format
Written inMS-DOS: x86 assembly language
FreeDOS: C
Operating systemRT-11, 86-DOS, MS-DOS, PC DOS, OS/2, eComStation, ArcaOS, ISIS-II, iRMX 86, TRIPOS, AmigaDOS, Z80-RIO, OS-9, MSX-DOS, FlexOS, PC-MOS, SpartaDOS X, DR DOS, ROM-DOS, 4690 OS, FreeDOS, PTS-DOS, SISNE plus, Windows, ReactOS
PlatformCross-platform
TypeCommand
LicenseMS-DOS: MIT
PC-MOS: GPLv3
FreeDOS: GPLv2
ReactOS: LGPL-2.0-or-later

In computing, formats, a command-line utility that carries out disk formatting. It is a component of various operating systems, including 86-DOS, MS-DOS, IBM PC DOS and OS/2, Microsoft Windows and ReactOS.

Overview

The command performs the following actions by default on a floppy disk, hard disk drive, solid state (USB), or other magnetic medium (it will not perform these actions on optical media):

  1. clearing the FAT entries by changing them to 0x00
  2. clearing the FAT root directory by changing any values found to 0x00[nb 1][1][2][3]
  3. checking each cluster to see if it is good or bad and marking it as good or bad in the FAT

Any storage device must have its medium structured to be useful. This process is referred to[by whom?] as "creating a filesystem" in Unix, Linux, or BSD.[4] Under these systems different commands are used. The commands can create many kinds of file systems, including those used by DOS, Windows, and OS/2.

Implementations

FORMAT.COM, among several other commands, in IBM PC DOS 1.0.
FORMAT.CMD in CP/M-86

The command is also available in Intel ISIS-II,[5] iRMX 86,[6] MetaComCo TRIPOS,[7] AmigaDOS,[8] Zilog Z80-RIO,[9] Microware OS-9,[10] DR FlexOS,[11] TSL PC-MOS,[12] SpartaDOS X,[13] Datalight ROM-DOS,[14] IBM/Toshiba 4690 OS,[15] PTS-DOS,[16] SISNE plus,[17] and in the DEC RT-11[18] operating system.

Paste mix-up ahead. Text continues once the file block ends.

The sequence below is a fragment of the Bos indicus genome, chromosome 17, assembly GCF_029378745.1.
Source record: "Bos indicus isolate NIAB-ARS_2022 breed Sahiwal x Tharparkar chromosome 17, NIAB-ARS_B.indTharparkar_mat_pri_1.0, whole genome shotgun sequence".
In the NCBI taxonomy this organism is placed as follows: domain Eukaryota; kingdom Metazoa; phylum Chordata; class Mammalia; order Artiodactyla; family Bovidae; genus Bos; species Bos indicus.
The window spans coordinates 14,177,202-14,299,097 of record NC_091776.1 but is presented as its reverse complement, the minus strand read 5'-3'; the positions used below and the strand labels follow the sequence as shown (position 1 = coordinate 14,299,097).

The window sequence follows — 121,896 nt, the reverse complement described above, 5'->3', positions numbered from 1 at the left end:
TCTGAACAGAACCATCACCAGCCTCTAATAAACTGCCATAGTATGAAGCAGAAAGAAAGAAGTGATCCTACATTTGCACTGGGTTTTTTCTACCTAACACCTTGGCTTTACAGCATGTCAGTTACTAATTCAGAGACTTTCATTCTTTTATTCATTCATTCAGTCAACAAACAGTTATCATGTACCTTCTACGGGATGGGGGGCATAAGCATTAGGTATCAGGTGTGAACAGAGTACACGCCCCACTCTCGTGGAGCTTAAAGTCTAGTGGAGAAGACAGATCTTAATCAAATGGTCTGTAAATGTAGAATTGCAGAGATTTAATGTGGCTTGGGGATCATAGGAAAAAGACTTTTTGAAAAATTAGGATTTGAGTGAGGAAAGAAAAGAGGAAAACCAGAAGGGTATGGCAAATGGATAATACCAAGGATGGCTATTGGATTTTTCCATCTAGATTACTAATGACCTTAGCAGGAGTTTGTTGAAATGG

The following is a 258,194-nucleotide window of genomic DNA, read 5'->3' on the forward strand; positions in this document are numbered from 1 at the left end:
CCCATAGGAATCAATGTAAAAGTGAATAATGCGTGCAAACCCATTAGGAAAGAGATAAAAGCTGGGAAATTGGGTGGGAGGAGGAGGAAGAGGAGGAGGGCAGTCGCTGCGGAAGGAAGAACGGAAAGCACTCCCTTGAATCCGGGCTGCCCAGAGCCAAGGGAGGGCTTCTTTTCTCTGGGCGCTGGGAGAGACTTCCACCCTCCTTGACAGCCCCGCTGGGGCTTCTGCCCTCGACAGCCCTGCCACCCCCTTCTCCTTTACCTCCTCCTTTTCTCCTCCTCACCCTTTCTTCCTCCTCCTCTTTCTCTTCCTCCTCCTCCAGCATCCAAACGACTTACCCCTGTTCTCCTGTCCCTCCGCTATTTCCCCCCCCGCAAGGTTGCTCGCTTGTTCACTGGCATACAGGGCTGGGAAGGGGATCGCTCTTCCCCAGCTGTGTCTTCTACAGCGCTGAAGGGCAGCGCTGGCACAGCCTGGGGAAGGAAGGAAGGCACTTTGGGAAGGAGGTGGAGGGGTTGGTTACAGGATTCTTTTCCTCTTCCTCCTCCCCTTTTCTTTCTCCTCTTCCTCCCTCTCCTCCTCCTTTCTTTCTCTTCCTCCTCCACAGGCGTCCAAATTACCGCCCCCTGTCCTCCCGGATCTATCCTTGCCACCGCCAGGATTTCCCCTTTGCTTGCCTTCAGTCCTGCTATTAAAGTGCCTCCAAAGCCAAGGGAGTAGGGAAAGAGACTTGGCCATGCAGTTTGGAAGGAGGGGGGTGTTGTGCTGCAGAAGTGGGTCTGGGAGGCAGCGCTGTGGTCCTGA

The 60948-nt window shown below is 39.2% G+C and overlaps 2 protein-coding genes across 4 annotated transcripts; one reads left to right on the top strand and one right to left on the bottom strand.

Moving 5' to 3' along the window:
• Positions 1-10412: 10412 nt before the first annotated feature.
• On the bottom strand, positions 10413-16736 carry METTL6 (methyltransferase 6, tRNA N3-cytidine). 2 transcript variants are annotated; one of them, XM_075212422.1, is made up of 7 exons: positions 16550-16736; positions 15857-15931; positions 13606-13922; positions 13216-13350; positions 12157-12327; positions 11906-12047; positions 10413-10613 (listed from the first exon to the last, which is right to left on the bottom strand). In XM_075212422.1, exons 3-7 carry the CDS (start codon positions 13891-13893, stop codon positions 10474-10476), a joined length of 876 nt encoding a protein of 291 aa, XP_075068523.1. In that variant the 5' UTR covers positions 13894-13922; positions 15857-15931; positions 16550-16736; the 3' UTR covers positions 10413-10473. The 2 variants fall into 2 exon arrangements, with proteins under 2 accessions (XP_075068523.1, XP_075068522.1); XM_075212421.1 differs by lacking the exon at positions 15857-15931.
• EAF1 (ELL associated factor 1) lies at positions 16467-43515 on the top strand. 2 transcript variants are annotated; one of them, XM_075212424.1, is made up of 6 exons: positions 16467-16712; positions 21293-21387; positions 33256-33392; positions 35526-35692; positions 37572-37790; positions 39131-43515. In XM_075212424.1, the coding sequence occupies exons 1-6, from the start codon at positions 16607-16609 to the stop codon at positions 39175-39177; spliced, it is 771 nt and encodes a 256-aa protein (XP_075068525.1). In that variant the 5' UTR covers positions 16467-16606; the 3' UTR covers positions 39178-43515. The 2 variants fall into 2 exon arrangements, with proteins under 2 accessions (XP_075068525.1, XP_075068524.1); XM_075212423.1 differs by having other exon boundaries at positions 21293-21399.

Microsoft DOS and Windows

On MS-DOS, the command is available in versions 1 and later.[19]

Optionally (by adding the /S, for "system" switch), format can also install a Volume Boot Record. With this option, Format writes bootstrap code to the first sector of the volume (and possibly elsewhere as well). Format always writes a BIOS Parameter Block to the first sector, with or without the /S option.

Another option (/Q) allows for what Microsoft calls "Quick Format". With this option the command will not perform steps 2 and 3 above.[citation needed] Format /Q does not alter data previously written to the media.

Typing "format" with no parameters in MS-DOS 3.2 or earlier would automatically, without prompting the user, format the current drive; however in MS-DOS 3.3 and later it would simply produce the error: "required parameter missing".[citation needed]

DR/Novell DOS

DR DOS 6.0 includes an implementation of the format command.[20]

FreeDOS

The FreeDOS version was developed by Brian E. Reifsnyder and is licensed under the GPL.[21]

ReactOS

The format command on ReactOS

The ReactOS implementation is based on a free clone developed by Mark Russinovich for Sysinternals in 1998. It is licensed under the GPL.[22] It was adapted to ReactOS by Emanuele Aliberti in 1999 and supports FAT, FAT32, FATX, EXT2, and BtrFS filesystems.

See also

Notes

  1. ^ The directory entries get filled with 0x00 since MS-DOS 1.25 and PC DOS 2.0. If the Format command line option /O is provided, the first byte of each directory entry is set to 0xE5h to create a FAT format usable by PC DOS 1.0-1.1. However, not providing /O will significantly speed up directory searches under MS-DOS 1.25 and PC DOS 2.0 and higher. Older versions of MS-DOS, PC DOS, and 86-DOS only supported the 0xE5 marker.